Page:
Frozen water. The leaf of a radish. Glutinous rice balls. The head of a fish that you eat with your hands. And even the moon on the plate and fireflies flying around the restaurant. If this can be called a restaurant. Mibu is more of a sanctuary, tiny, yes, tucked away in a nondescript apartment block in the Ginza neighborhood of Tokyo, that too, and with an entrance that looks more like an underground parking garage in the center of the city than that of a one of the most revered temples of world gastronomy. The Ishida couple —Hiroyoshi and his wife Tomiko— do not cook: they officiate in those four walls every day for eight diners. You will not be among them, unless you are a “member” of Mibu, a guest of a member or a special guest of the Ishida who, for some strange reason, has found a place in this beyond of haute cuisine that does not have any Michelin star or prestigious decoration that resembles it.
ishida Saint he gets up at four in the morning and goes to the market to buy the stuff. Then he spends the day officiating in a kitchen that is like a student apartment and in which he and his assistants, barely four of them, move without bumping into each other in the same miraculous and inexplicable way that ants do not bump into each other in a anthill. At the end of the day, he and his wife go to a temple to meditate. For them cooking is nothing more —and nothing less— than an extension of their spiritual life.
Mr. Ishida and Mrs. Ishida have spent a whole week in San Sebastián, he dressed as a gentleman of the beginning of the century (XX) and she walking her spectacular traditional kimonos through the streets. They are 81 and 80 years old, respectively, and they didn’t care if they beat themselves up as long as, first, they had lunch at the Gaztelubide gastronomic society and dinner at Mugaritz and Arzak; and in order, secondly, to attend the world premiere of Mibu. the moon on a platethe film in which the Barcelona actor and director Roger Zanuy recounts the day-to-day life of this gastronomic space halfway between Zen Buddhism and the cult of nature.
The documentary was screened within the Culinary Zinema section, one of the most curious —and certainly tastiest— segments of the San Sebastian Film Festival, thanks to the collaboration between the event itself and the Basque Culinary Center, a pioneering center worldwide that brings together the Faculty of Gastronomic Sciences and the Research and Innovation Center and in which 400 students from the five continents are currently studying. Every night, after the premiere, a dinner puts the gastronomic climax to the cinematographic day.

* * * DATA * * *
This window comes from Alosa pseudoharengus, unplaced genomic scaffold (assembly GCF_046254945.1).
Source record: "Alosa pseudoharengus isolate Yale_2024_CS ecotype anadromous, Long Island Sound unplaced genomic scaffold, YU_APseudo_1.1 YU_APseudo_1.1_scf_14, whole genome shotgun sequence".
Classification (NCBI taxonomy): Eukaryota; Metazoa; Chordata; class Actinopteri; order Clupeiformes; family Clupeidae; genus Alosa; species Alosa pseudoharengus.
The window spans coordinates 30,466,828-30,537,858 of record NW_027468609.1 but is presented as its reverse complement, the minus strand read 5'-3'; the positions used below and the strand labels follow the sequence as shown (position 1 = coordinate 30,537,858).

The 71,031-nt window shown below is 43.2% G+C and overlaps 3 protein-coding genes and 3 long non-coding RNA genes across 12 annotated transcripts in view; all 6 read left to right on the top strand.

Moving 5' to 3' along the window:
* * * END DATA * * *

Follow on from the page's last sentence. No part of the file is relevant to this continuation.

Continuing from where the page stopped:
We were with the Ishida in Donosti. They are from another planet, even though their planet is on this one. A planet, by the way, whose defense they claim because, they say, “if we don’t do it now, it will be too late, because human beings are making serious mistakes and offending nature.” For them, less is more and discarding is a higher art than adding and even piling up. That is why their dishes make minimalism as a concept outdated and outdated, in what is a daily fight for the conquest of simplicity… “One of the most complex things in life”, they maintain.
They never travel alone, and neither have they done so on their journey through San Sebastián. They have been accompanied by several of their partner-clients, some of their disciple cooks, owners of other restaurants in Japan, and some of the apprentices and helpers who now work at Mibu. When you ask them if—with all due respect—they’re not some kind of good cult, both Hiroyoshi and Tomiko burst into laughter like runaway teenagers upon hearing the words of their translator these days, the extraordinary Akiko, and in the end they concede that yes, they are a bit of a sect.
So all his faithful went up last Monday night to the Basque Culinary Center in the Aiete neighborhood, where the Barcelona chef Albert Raurich, owner and chef of the Dos Palillos restaurant in Barcelona and formerly of elBulli, served an extraordinary menu with some of his best creations in homage to his admired Ishida.
This Tuesday, the Culinary Zinema went to the other corner of the world and entered the gastronomic world of La Huella, the restaurant located on Playa Brava, in the Uruguayan town of José Ignacio, department of Maldonado, run by Martín Pittaluga, Gustavo Barbero and Guzman Artagaveytia. A beach parador (sort of a beach bar, but in a very sophisticated version) that not a few voices in the gastronomic world consider the best dining room by the sea in the world. With the grill as a religion, although not only, sweetbreads, crabs, mussels come from there — “the best on the planet and there is no debate there, I’m sorry,” says Artagaveytia with a glass of Uruguayan red wine in his hands —, entrails, sea bass , dulce de leche volcanoes and an endless etcetera. Before the explosion of success of La Huella, about 15 years ago, he and his partners lived through an intense debate about whether their beach joint should cater more to the idiosyncrasies of the popular or the elite. In the end there was no debate and La Huella being what it is today, a totum revolutum high-quality gastronomy, joyful chaos and incessant queues at their tables. Director Alessio Rigo de Righi tells everything in great detail in The footprint. History of a beach inn, also screened in the Culinary Zinema section of the San Sebastian Festival. The subsequent dinner, upstairs, at the Basque Culinary Center, was a party with smoke, music, cocktails and dishes brimming with Uruguayan essence.
Tokyo-San Sebastián-Playa Brava. Around the world in 80 dishes by the hand of cinema and gastronomy.
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